Jill A. Brown (PhD, University of Georgia) is the Hieken Professor of Business Ethics and Professor of Management at Bentley University. Her scholarly interests include ethics, corporate social responsibility, social entrepreneurship, corporate governance and strategic leadership.
Brown’s work has been published in Organization Science, Journal of Business Ethics, Business Ethics Quarterly, Business & Society, and California Management Review, to name a few. She is a Co-Editor of the Business & Society journal, a former Associate Editor for Journal of Business Ethics and current Associate Editor for Corporate Governance: An International Review. She is Past Division Chair of the Social Issues in Management Division (SIM) of the Academy of Management. She is also co-author of the 11th edition of the textbook Business & Society: Ethics, Sustainability and Stakeholder Management with Archie Carroll (2022; Cengage Publishing).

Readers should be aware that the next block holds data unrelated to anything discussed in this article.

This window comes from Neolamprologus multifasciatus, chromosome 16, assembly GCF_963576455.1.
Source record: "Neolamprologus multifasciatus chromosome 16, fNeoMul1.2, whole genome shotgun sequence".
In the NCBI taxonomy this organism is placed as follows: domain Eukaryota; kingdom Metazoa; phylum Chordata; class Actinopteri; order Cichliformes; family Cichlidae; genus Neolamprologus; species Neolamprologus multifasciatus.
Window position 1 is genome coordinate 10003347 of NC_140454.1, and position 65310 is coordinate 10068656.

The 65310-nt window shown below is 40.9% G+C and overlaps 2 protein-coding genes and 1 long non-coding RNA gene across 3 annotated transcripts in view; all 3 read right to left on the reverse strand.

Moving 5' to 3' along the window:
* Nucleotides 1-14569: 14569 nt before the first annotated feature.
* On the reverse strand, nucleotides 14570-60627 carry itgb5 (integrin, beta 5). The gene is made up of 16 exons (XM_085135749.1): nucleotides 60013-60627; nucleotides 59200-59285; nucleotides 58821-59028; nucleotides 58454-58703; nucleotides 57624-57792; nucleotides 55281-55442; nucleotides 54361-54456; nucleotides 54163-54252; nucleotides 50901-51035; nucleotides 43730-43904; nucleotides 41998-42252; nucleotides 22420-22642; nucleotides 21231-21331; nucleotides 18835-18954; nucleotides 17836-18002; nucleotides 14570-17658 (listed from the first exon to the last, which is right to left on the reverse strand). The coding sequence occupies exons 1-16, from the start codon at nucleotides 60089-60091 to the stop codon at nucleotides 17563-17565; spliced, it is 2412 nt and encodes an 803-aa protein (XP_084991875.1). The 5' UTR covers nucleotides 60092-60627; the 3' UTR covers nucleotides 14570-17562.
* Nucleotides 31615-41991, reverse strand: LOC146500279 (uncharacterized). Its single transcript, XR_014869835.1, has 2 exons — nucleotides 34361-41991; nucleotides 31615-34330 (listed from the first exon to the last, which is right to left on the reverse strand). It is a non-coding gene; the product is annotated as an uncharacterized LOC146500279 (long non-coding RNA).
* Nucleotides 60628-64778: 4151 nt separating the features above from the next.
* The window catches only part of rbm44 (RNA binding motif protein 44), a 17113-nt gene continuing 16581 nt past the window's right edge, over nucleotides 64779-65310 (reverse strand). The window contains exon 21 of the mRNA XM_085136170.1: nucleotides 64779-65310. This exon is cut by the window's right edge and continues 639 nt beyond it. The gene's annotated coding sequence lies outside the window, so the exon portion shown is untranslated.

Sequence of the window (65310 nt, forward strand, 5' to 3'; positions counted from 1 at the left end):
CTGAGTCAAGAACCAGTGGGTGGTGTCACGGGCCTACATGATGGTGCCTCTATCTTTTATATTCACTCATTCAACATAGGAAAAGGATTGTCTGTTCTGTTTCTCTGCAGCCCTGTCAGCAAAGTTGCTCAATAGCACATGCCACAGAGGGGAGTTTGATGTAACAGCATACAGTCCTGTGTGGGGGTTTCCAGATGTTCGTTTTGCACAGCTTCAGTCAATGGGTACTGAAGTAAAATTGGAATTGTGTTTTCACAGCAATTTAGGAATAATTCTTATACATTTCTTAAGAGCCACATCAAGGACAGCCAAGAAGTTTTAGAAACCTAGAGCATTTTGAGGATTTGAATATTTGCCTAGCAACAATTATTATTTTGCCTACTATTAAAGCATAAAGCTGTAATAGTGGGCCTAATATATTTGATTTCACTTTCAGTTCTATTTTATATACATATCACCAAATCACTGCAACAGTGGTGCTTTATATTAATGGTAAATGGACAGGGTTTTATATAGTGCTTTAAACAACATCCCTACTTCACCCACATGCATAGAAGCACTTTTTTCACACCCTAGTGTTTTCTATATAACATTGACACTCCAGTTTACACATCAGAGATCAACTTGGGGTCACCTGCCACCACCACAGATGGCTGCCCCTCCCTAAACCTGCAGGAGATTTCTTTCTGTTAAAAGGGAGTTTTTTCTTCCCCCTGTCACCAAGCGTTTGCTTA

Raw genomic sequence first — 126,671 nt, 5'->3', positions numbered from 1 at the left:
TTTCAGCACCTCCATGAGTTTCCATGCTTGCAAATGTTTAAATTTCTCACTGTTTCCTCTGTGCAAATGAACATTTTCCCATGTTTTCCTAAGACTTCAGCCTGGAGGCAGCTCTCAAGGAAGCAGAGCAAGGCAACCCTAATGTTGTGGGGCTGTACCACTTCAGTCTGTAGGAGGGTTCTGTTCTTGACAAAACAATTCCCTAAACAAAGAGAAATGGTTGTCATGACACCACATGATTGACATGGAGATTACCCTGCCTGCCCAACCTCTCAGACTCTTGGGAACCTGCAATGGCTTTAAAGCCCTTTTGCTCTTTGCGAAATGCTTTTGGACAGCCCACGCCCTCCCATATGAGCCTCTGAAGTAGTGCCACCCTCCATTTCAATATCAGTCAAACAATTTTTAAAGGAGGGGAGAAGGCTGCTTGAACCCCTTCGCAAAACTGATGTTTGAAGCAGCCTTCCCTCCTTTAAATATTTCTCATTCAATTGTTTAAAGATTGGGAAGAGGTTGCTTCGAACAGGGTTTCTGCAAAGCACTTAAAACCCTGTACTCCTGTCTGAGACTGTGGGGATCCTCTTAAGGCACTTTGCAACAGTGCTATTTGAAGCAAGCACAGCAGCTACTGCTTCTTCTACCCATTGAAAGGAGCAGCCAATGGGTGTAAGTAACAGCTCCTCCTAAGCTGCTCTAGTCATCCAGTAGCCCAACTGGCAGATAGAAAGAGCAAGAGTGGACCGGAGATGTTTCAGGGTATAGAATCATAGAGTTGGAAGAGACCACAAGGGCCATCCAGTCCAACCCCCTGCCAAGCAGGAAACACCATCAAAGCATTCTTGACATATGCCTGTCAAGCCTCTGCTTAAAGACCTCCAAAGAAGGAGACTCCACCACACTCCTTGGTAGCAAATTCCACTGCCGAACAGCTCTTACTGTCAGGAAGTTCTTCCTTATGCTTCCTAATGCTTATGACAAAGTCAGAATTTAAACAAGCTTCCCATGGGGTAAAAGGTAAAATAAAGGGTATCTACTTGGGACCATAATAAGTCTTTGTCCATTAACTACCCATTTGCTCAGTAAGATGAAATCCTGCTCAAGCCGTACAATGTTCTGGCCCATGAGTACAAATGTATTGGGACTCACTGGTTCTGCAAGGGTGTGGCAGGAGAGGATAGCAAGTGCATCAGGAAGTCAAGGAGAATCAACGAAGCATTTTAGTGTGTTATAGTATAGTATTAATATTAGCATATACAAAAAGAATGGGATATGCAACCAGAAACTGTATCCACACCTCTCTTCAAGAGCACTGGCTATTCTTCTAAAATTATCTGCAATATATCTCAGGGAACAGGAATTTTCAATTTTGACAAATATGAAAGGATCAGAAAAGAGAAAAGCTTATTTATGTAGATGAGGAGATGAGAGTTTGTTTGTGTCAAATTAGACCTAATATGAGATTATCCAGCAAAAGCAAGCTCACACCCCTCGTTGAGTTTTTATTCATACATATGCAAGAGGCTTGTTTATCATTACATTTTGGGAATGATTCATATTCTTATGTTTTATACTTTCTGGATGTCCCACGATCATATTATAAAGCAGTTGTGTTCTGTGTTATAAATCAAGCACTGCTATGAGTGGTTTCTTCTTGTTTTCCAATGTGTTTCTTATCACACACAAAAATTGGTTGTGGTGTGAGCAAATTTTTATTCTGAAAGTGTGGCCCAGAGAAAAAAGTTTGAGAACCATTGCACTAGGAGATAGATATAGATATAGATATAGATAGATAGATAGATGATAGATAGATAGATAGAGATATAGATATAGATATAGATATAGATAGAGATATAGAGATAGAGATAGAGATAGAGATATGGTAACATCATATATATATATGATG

Junghoon Park is a PhD candidate in Management at the Zicklin School of Business, Baruch College, the City University of New York. He investigates mechanisms through which firms respond differently to grand challenges society faces—such as climate change and health—and how they can better manage their social and environmental impacts. He also examines how corporate sustainability strategies can advance progress toward the United Nations Sustainable Development Goals. His research has been published in Journal of International Business Studies, Business & Society, and AIB Insights.